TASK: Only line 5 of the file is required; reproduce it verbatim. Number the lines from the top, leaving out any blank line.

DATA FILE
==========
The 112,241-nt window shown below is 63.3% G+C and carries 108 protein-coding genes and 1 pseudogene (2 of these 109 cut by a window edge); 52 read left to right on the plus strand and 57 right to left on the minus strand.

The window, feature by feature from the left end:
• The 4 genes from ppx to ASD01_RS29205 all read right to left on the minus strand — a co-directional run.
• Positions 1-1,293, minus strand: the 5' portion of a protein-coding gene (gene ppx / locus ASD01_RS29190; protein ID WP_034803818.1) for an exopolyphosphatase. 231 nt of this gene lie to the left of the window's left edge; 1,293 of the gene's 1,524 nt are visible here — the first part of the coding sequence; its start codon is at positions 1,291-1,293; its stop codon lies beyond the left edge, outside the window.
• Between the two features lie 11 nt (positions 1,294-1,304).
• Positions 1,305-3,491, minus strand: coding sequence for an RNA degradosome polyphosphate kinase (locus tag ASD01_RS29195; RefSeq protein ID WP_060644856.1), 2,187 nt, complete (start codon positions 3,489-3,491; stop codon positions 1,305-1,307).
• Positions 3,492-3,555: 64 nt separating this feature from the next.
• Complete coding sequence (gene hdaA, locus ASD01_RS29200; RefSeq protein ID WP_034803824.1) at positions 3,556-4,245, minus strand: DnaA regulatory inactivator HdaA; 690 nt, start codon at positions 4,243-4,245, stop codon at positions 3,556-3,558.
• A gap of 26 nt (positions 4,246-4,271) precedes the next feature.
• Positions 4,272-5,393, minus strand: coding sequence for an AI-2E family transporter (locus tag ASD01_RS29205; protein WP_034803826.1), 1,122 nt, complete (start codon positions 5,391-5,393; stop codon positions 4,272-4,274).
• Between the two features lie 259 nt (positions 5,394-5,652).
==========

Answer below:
• Between the two features lie 11 nt (positions 1,294-1,304).